An article in Business Ethics (2011) that was written last year states that ethanol already has played a major role in reducing greenhouse gas emissions from the traditional gas-powered cars that are on the roads today. Ethanol, even the 10 percent that is added to traditional gasoline helps to meet federally mandated air quality standards according to the U.S. Dept. of Energy. It reduces exhaust emissions of carbon monoxide by as much as 30 percent compared to pure gasoline (Business Ethics, 2011).
It depends. Ethanol produced from corn is very controversial because we have to increase the amount of land used for crops, are using potential food for fuel, and corn fields require very large quantities of water to grow. Ethanol can be made with other plants that do not take away from food sources, however, such as plant parts that are typically waste products after the main part of a plant is used. NASA is currently working on making fuel from algae. There have also been success stories of people adapting their car engines so they can run on waste oils from restaurants.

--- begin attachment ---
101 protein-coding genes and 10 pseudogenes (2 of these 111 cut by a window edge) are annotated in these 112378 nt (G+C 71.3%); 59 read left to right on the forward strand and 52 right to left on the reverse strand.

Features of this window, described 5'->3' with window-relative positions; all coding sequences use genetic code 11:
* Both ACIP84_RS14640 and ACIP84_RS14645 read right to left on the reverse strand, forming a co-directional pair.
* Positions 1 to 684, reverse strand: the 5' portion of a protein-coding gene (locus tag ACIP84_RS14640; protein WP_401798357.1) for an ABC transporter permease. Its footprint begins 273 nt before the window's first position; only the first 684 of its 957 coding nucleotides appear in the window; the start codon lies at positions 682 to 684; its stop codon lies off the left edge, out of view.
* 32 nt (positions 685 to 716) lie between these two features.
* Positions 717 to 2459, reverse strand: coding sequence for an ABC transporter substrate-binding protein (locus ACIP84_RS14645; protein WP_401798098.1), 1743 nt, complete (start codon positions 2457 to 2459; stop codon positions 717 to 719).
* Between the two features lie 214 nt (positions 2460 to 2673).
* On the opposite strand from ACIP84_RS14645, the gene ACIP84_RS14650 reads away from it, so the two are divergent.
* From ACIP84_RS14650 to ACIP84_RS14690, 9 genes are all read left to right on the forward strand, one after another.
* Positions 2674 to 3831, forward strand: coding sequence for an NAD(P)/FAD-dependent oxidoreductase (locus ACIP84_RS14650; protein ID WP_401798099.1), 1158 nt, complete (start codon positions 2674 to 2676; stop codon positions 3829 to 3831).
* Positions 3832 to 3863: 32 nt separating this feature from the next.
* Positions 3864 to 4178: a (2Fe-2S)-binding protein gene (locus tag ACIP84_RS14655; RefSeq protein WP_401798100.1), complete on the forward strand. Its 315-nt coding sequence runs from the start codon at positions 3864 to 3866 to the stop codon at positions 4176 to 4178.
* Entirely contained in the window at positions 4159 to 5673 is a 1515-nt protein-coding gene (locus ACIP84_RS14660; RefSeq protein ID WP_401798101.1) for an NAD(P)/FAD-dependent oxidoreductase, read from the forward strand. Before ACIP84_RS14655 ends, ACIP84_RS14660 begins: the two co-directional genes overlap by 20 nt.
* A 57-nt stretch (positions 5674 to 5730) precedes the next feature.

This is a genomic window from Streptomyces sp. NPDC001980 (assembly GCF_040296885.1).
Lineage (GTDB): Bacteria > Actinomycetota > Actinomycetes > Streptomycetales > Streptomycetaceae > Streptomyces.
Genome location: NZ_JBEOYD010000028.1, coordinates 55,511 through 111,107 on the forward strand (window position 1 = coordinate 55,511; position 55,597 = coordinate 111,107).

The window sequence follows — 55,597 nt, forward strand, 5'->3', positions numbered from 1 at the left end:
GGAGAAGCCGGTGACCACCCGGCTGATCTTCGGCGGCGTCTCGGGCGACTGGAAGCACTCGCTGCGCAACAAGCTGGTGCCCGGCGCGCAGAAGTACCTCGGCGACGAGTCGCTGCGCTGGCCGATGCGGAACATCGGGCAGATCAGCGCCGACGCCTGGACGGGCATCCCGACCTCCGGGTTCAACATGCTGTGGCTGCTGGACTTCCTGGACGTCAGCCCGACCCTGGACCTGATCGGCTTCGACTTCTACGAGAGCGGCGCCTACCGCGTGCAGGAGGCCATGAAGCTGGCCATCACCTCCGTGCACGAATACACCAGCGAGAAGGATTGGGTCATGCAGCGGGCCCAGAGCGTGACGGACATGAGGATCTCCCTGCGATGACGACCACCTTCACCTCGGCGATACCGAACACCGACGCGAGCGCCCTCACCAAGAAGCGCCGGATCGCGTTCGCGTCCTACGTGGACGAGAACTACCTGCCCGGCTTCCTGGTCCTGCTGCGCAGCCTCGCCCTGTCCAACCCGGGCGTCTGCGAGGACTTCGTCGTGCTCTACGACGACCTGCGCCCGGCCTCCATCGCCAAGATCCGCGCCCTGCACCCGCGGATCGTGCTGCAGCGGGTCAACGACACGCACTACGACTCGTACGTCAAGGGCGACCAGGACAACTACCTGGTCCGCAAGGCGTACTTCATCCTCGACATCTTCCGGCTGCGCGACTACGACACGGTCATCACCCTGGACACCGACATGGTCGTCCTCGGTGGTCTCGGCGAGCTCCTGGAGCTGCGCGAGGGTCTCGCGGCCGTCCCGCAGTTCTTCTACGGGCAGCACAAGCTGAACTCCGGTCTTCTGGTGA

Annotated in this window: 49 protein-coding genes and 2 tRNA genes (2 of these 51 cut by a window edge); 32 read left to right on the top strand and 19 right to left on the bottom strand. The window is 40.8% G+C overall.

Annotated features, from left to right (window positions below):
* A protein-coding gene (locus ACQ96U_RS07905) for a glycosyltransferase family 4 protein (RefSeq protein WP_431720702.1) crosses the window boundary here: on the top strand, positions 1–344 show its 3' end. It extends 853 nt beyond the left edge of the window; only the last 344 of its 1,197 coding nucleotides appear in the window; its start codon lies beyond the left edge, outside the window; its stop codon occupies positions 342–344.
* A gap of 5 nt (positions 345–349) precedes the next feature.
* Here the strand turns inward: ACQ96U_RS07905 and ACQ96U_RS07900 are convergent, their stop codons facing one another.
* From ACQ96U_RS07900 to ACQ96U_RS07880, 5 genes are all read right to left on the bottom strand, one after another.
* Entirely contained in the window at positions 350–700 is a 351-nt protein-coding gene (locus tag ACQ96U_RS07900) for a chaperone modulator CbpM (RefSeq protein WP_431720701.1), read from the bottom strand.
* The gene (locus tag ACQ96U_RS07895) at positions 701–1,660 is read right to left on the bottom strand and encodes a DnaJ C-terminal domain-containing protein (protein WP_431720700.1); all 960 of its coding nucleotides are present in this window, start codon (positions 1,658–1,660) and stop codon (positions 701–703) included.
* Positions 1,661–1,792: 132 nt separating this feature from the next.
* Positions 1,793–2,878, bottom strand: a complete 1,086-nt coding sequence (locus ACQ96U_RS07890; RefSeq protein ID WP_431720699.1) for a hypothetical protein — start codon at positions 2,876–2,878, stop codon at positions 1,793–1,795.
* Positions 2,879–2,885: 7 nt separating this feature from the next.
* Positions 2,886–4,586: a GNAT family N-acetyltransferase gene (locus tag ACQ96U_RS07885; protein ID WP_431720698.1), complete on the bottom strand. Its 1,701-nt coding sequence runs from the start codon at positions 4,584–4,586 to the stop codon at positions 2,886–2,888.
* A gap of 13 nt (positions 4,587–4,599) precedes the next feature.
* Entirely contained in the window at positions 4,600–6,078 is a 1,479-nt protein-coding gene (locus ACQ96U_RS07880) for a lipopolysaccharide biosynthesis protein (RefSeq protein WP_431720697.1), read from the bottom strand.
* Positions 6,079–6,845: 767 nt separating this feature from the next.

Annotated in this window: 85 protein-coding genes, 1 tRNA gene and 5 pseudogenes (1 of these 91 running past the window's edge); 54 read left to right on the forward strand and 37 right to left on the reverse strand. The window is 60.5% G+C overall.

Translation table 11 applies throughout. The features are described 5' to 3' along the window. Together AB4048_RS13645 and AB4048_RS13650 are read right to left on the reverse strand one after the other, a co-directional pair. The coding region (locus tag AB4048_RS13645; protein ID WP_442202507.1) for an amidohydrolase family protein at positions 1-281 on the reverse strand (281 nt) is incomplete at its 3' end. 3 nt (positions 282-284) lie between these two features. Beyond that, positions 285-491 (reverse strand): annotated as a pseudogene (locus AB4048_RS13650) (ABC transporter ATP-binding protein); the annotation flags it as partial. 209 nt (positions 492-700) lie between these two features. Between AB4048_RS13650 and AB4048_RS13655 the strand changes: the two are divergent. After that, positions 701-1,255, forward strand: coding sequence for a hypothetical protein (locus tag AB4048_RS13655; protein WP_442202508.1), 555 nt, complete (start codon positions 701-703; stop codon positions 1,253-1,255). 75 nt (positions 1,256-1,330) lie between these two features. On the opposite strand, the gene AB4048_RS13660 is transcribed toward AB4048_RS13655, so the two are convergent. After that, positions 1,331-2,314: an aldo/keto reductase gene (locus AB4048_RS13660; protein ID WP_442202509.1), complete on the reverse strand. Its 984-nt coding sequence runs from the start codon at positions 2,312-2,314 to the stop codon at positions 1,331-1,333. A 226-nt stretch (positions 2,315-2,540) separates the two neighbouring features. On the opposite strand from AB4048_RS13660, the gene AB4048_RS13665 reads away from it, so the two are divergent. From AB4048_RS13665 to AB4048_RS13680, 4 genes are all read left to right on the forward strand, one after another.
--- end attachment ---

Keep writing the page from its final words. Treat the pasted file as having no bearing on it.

As eblairbryant said, ethanol is a very controversial fuel. I believe that if we grew all corn ethanol without the use of pesticides and cut the subsidies to it, then we could see if it was really a good alternative. A good, long-term source of fuel should not need subsidies to work. Thus, I think that the best way to power motorized transportation is to switch to electric vehicles without the rebates. I know several people who have converted gas cars to run on electricity, and none of them got rebates for it. However, they are still saving money. For longer distances, we can use waste vegetable oil, which is discarded by restaurants that cannot legally re-use it due to health code issues. My uncle has a waste vegetable oil vehicle, and gets his fuel for free when he buys lunch.
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